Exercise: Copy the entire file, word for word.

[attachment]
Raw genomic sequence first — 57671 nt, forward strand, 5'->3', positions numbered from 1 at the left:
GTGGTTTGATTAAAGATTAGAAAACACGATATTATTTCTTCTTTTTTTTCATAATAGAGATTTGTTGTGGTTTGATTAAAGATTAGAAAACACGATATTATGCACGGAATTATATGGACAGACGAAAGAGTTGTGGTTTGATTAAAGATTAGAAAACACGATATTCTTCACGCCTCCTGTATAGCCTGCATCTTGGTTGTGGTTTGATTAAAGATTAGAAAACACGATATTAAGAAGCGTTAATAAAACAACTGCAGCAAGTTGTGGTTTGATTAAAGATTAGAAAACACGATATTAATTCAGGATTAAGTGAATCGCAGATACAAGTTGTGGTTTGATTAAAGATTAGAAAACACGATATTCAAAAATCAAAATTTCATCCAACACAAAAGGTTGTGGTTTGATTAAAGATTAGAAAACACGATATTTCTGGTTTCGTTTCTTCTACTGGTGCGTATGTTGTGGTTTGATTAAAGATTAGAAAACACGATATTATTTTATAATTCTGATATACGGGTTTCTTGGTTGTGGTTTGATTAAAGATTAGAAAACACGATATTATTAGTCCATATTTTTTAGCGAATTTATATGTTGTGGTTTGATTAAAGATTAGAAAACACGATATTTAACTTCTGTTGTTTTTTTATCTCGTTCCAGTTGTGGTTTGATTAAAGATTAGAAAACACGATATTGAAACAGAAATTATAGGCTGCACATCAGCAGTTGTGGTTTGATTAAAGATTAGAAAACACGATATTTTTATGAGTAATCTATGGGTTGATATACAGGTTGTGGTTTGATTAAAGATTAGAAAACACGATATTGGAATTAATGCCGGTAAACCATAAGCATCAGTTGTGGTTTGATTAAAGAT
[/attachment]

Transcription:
Raw genomic sequence first — 57671 nt, forward strand, 5'->3', positions numbered from 1 at the left:
GTGGTTTGATTAAAGATTAGAAAACACGATATTATTTCTTCTTTTTTTTCATAATAGAGATTTGTTGTGGTTTGATTAAAGATTAGAAAACACGATATTATGCACGGAATTATATGGACAGACGAAAGAGTTGTGGTTTGATTAAAGATTAGAAAACACGATATTCTTCACGCCTCCTGTATAGCCTGCATCTTGGTTGTGGTTTGATTAAAGATTAGAAAACACGATATTAAGAAGCGTTAATAAAACAACTGCAGCAAGTTGTGGTTTGATTAAAGATTAGAAAACACGATATTAATTCAGGATTAAGTGAATCGCAGATACAAGTTGTGGTTTGATTAAAGATTAGAAAACACGATATTCAAAAATCAAAATTTCATCCAACACAAAAGGTTGTGGTTTGATTAAAGATTAGAAAACACGATATTTCTGGTTTCGTTTCTTCTACTGGTGCGTATGTTGTGGTTTGATTAAAGATTAGAAAACACGATATTATTTTATAATTCTGATATACGGGTTTCTTGGTTGTGGTTTGATTAAAGATTAGAAAACACGATATTATTAGTCCATATTTTTTAGCGAATTTATATGTTGTGGTTTGATTAAAGATTAGAAAACACGATATTTAACTTCTGTTGTTTTTTTATCTCGTTCCAGTTGTGGTTTGATTAAAGATTAGAAAACACGATATTGAAACAGAAATTATAGGCTGCACATCAGCAGTTGTGGTTTGATTAAAGATTAGAAAACACGATATTTTTATGAGTAATCTATGGGTTGATATACAGGTTGTGGTTTGATTAAAGATTAGAAAACACGATATTGGAATTAATGCCGGTAAACCATAAGCATCAGTTGTGGTTTGATTAAAGAT